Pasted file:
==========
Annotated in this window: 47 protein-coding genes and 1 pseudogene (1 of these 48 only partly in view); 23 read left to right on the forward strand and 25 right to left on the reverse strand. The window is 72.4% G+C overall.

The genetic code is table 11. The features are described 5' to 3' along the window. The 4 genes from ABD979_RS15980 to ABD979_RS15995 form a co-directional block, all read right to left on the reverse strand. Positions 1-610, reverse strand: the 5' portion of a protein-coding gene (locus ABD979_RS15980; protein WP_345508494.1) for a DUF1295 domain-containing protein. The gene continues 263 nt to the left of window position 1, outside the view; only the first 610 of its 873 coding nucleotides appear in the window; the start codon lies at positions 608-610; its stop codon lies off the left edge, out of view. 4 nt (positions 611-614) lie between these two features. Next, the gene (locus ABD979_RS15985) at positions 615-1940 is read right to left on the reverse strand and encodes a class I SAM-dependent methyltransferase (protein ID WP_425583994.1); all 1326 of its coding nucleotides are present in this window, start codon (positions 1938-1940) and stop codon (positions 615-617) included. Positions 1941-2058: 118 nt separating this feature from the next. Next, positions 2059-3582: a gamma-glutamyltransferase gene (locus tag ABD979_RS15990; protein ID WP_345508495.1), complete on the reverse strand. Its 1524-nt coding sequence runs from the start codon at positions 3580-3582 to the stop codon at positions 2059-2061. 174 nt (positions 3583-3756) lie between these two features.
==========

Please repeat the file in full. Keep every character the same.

Annotated in this window: 47 protein-coding genes and 1 pseudogene (1 of these 48 only partly in view); 23 read left to right on the forward strand and 25 right to left on the reverse strand. The window is 72.4% G+C overall.

The genetic code is table 11. The features are described 5' to 3' along the window. The 4 genes from ABD979_RS15980 to ABD979_RS15995 form a co-directional block, all read right to left on the reverse strand. Positions 1-610, reverse strand: the 5' portion of a protein-coding gene (locus ABD979_RS15980; protein WP_345508494.1) for a DUF1295 domain-containing protein. The gene continues 263 nt to the left of window position 1, outside the view; only the first 610 of its 873 coding nucleotides appear in the window; the start codon lies at positions 608-610; its stop codon lies off the left edge, out of view. 4 nt (positions 611-614) lie between these two features. Next, the gene (locus ABD979_RS15985) at positions 615-1940 is read right to left on the reverse strand and encodes a class I SAM-dependent methyltransferase (protein ID WP_425583994.1); all 1326 of its coding nucleotides are present in this window, start codon (positions 1938-1940) and stop codon (positions 615-617) included. Positions 1941-2058: 118 nt separating this feature from the next. Next, positions 2059-3582: a gamma-glutamyltransferase gene (locus tag ABD979_RS15990; protein ID WP_345508495.1), complete on the reverse strand. Its 1524-nt coding sequence runs from the start codon at positions 3580-3582 to the stop codon at positions 2059-2061. 174 nt (positions 3583-3756) lie between these two features.